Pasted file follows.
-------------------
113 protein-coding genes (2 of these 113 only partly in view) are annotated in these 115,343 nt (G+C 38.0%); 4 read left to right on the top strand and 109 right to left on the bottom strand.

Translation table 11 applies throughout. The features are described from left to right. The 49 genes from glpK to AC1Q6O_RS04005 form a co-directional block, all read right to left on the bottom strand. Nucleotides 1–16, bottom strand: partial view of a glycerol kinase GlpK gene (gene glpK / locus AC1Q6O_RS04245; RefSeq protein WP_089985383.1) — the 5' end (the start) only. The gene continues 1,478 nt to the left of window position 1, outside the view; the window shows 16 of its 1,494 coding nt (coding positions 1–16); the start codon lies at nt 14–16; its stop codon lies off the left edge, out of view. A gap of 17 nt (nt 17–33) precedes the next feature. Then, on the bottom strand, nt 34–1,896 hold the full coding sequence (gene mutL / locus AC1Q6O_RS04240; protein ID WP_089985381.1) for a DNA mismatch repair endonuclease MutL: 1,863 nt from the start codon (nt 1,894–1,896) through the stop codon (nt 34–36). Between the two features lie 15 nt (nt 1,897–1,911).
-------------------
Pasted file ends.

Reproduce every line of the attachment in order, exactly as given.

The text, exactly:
113 protein-coding genes (2 of these 113 only partly in view) are annotated in these 115,343 nt (G+C 38.0%); 4 read left to right on the top strand and 109 right to left on the bottom strand.

Translation table 11 applies throughout. The features are described from left to right. The 49 genes from glpK to AC1Q6O_RS04005 form a co-directional block, all read right to left on the bottom strand. Nucleotides 1–16, bottom strand: partial view of a glycerol kinase GlpK gene (gene glpK / locus AC1Q6O_RS04245; RefSeq protein WP_089985383.1) — the 5' end (the start) only. The gene continues 1,478 nt to the left of window position 1, outside the view; the window shows 16 of its 1,494 coding nt (coding positions 1–16); the start codon lies at nt 14–16; its stop codon lies off the left edge, out of view. A gap of 17 nt (nt 17–33) precedes the next feature. Then, on the bottom strand, nt 34–1,896 hold the full coding sequence (gene mutL / locus AC1Q6O_RS04240; protein ID WP_089985381.1) for a DNA mismatch repair endonuclease MutL: 1,863 nt from the start codon (nt 1,894–1,896) through the stop codon (nt 34–36). Between the two features lie 15 nt (nt 1,897–1,911).